NASA astronaut captures the striking shadow of the ISS ‘ring of fire’ solar eclipse

The large shadow is from the moon during Sunday’s annular solar eclipse.

NASA / Chris Cassidy

A few lucky places in the world on Sunday witnessed a annular solar eclipse of “ring of fire” that hid most of the sun. Astronauts on the International Space Station were treated with a very different vision of the event.

NASA astronaut Chris Cassidy on Sunday shared a collection of wild photos showing the shadow of the moon darkening Earth below.

“A super cool view of the Annular Solar Eclipse, which passed our starboard side when we flew over China this morning,” wrote Cassidy. She took the opportunity to also wish all the parents of the world a happy Father’s Day.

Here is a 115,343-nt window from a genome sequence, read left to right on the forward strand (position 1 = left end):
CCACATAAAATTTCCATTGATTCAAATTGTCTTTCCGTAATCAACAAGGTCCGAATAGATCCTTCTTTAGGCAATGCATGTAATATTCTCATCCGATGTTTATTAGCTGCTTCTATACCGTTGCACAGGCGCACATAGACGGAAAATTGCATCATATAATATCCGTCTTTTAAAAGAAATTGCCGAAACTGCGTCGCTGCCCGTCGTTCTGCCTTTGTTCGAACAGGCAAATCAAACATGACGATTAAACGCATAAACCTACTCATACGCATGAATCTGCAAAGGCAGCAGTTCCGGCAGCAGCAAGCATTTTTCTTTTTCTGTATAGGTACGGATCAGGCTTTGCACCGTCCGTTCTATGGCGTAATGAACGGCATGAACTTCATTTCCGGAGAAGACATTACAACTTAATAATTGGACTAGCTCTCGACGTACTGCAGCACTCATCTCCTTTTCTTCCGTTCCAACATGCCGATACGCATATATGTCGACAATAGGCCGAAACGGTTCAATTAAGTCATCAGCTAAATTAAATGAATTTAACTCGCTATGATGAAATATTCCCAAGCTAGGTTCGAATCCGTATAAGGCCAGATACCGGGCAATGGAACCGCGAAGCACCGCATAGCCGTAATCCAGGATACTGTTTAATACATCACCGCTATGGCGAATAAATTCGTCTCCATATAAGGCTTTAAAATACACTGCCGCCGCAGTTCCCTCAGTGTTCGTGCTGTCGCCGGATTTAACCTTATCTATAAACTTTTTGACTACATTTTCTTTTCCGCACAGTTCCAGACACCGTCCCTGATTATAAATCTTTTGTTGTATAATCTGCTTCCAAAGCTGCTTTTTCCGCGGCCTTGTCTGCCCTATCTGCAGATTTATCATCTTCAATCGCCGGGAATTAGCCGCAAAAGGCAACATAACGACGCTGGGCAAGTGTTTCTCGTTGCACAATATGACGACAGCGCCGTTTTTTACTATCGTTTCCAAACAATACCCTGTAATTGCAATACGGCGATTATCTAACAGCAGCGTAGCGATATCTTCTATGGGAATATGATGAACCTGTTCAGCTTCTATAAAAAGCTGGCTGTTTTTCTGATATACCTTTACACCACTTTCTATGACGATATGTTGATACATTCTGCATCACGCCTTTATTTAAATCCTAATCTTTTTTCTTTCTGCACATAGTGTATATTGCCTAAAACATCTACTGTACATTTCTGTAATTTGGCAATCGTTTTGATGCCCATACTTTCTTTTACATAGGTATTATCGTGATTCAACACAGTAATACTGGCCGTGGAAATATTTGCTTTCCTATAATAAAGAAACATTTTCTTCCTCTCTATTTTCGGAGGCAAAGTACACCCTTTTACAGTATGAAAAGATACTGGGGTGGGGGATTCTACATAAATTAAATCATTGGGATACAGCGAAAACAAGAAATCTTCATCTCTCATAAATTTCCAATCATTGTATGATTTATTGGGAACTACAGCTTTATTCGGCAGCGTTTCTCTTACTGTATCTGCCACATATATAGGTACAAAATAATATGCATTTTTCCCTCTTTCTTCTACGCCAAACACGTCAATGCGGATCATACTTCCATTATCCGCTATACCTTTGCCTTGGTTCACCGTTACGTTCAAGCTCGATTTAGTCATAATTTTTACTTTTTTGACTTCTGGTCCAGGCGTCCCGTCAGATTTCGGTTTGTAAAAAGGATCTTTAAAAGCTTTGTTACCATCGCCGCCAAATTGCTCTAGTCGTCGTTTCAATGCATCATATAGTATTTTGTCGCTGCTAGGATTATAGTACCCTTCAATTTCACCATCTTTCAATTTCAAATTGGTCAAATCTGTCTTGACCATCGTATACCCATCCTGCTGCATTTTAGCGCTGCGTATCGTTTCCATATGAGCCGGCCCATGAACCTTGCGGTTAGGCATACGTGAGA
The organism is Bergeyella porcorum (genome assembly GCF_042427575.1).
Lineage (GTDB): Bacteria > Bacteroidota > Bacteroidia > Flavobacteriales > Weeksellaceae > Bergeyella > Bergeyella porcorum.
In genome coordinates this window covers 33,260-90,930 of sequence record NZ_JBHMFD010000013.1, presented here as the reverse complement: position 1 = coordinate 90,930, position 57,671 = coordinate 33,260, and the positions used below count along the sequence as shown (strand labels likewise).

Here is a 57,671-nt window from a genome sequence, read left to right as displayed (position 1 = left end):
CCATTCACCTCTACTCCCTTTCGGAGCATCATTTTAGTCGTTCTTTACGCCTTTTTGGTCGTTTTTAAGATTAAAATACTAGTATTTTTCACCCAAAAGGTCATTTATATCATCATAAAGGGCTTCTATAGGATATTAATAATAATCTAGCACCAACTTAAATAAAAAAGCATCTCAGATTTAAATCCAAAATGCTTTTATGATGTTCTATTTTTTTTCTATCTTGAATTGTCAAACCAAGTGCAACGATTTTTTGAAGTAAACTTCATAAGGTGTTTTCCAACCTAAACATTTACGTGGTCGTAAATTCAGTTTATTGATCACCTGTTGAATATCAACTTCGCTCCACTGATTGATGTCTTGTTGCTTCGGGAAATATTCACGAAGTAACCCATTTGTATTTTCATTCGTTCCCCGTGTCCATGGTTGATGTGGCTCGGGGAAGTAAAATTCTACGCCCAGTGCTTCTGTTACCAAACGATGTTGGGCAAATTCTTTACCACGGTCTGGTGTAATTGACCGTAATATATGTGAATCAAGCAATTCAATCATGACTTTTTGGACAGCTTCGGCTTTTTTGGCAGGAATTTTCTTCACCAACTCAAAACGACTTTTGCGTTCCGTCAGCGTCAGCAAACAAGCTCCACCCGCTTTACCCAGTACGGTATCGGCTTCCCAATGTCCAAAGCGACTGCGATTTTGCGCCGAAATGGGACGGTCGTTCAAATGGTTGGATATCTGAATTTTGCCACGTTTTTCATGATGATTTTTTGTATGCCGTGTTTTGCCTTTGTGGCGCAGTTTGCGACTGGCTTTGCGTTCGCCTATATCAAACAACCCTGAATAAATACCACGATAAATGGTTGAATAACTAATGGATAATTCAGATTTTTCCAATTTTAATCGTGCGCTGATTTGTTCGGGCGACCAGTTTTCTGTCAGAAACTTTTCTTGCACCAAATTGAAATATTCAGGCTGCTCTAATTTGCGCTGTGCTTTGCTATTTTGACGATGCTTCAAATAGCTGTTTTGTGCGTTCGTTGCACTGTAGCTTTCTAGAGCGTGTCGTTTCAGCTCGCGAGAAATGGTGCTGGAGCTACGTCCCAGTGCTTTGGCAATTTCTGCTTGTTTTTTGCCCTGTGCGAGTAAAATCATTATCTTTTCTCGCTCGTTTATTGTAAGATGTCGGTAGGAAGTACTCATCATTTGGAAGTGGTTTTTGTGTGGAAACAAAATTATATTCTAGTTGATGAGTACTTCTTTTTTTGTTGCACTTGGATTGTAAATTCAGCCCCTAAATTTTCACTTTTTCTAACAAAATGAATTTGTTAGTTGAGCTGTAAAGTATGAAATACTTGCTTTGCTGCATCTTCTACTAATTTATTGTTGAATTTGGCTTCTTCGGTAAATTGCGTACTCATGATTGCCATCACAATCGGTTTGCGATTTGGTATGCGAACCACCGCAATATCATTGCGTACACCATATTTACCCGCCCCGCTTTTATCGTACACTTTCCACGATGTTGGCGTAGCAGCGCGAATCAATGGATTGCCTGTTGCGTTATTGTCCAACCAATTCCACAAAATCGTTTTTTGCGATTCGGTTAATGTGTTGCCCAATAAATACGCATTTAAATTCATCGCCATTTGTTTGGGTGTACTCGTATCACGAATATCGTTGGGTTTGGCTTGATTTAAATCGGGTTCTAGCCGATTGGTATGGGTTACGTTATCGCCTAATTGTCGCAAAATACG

Eclipse viewers on Earth saw a partial or total annular eclipse. Since the moon was too far from Earth to completely hide the sun, it created a “ring of fire” effect. From the ISS point of view, the eclipse appeared as a large shadow cast by the moon.

We have one more solar eclipse that we expect this year on December 14 for parts of South America. For more information on capturing lunar and solar eclipses, check out our CNET guide.

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